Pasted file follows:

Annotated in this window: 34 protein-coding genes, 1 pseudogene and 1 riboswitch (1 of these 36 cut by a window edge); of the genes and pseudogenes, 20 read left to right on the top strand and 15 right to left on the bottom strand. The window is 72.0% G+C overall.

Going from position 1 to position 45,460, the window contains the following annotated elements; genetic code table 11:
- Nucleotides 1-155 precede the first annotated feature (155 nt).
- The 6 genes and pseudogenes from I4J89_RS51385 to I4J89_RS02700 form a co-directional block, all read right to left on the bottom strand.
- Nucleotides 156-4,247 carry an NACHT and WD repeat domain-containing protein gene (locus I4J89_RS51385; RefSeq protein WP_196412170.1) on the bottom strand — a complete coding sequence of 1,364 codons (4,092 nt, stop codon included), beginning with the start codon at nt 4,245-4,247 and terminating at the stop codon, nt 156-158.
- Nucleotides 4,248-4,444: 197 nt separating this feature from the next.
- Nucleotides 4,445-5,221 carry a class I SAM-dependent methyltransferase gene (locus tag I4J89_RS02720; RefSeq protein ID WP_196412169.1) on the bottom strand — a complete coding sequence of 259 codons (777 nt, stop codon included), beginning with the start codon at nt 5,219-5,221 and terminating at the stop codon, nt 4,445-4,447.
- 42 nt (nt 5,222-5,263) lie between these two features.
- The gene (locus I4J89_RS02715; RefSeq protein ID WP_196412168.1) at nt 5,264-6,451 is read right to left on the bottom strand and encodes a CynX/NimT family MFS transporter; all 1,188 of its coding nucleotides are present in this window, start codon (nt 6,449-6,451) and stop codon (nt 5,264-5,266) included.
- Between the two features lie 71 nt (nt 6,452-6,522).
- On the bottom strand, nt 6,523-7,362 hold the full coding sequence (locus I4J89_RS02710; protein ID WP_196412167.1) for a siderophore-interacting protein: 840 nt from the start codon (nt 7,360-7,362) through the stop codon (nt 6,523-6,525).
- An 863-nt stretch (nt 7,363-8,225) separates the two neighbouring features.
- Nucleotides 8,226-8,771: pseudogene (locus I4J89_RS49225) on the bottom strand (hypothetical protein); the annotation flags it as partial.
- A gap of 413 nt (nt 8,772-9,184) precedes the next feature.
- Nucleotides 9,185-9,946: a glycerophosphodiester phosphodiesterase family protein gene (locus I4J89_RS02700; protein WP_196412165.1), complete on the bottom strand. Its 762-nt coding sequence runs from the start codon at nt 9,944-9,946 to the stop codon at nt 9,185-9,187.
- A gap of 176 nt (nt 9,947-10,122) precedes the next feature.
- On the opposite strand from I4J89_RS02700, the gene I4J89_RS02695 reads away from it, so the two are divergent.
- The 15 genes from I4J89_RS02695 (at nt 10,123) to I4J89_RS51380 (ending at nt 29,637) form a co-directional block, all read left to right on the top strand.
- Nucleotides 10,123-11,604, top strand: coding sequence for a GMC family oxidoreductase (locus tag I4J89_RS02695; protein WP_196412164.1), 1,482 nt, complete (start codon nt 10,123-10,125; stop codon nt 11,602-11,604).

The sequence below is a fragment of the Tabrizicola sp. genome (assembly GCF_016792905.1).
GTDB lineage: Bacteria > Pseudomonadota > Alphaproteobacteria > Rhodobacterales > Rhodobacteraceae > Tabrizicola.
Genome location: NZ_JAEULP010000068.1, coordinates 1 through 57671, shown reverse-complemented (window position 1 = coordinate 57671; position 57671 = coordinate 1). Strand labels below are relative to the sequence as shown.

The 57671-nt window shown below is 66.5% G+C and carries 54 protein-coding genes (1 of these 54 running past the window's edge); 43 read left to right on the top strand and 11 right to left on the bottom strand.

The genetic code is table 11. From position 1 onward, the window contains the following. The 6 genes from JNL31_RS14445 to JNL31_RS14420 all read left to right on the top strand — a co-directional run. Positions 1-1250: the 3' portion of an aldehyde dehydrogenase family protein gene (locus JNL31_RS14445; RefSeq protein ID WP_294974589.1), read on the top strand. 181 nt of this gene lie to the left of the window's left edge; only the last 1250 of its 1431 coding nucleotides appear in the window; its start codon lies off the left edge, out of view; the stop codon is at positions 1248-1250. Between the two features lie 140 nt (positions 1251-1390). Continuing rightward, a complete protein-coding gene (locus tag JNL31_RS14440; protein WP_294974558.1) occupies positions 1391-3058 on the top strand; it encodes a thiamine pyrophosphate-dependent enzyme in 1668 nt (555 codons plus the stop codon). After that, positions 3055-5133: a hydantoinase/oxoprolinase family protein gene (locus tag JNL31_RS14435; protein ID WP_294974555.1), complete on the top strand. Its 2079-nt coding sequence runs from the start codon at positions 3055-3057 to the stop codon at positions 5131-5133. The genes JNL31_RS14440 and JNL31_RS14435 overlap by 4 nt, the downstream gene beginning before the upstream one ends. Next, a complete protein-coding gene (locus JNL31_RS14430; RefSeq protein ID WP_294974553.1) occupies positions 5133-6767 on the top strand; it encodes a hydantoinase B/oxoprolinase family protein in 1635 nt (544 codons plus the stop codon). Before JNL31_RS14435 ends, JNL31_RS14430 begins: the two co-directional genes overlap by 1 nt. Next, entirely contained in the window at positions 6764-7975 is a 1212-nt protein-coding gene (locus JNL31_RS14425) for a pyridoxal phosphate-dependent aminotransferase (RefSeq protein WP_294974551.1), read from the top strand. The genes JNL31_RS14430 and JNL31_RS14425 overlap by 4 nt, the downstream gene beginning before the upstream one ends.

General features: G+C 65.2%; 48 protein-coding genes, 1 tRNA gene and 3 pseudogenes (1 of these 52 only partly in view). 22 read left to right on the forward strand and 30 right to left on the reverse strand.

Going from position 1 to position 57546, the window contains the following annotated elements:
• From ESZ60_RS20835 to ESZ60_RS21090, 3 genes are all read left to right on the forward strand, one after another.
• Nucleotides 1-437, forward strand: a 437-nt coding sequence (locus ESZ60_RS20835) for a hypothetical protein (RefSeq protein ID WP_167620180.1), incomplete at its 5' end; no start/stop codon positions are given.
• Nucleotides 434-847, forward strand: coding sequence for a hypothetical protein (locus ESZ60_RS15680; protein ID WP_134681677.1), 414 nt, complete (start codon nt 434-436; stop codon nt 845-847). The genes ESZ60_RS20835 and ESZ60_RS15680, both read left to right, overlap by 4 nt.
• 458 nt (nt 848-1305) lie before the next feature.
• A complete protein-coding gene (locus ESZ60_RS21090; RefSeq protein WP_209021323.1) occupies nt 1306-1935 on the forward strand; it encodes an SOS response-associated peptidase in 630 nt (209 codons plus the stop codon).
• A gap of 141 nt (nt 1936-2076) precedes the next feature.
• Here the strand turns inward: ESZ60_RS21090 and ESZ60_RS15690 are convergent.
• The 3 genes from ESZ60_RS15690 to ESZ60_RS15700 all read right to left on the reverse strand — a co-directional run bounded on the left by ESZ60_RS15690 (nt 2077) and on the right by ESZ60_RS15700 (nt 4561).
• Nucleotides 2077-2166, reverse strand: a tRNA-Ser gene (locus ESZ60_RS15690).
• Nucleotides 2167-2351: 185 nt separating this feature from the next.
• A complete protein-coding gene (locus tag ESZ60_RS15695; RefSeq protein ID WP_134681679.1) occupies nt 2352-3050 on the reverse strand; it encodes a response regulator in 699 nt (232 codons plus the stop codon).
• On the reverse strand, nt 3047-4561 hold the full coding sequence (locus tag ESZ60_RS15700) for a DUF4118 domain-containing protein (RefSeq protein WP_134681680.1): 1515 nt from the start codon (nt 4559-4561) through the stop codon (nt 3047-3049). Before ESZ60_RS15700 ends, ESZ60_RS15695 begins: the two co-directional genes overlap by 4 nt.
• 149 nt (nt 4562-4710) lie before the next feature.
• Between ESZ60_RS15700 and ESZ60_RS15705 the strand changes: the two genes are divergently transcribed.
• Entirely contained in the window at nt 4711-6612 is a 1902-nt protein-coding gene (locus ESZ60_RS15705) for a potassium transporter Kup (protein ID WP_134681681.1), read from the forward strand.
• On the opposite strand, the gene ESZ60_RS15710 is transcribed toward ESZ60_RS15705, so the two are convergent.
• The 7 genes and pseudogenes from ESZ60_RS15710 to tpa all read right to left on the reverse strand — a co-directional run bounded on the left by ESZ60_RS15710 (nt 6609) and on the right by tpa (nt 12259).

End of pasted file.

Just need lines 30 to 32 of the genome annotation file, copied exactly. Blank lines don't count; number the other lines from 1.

• 458 nt (nt 848-1305) lie before the next feature.
• A complete protein-coding gene (locus ESZ60_RS21090; RefSeq protein WP_209021323.1) occupies nt 1306-1935 on the forward strand; it encodes an SOS response-associated peptidase in 630 nt (209 codons plus the stop codon).
• A gap of 141 nt (nt 1936-2076) precedes the next feature.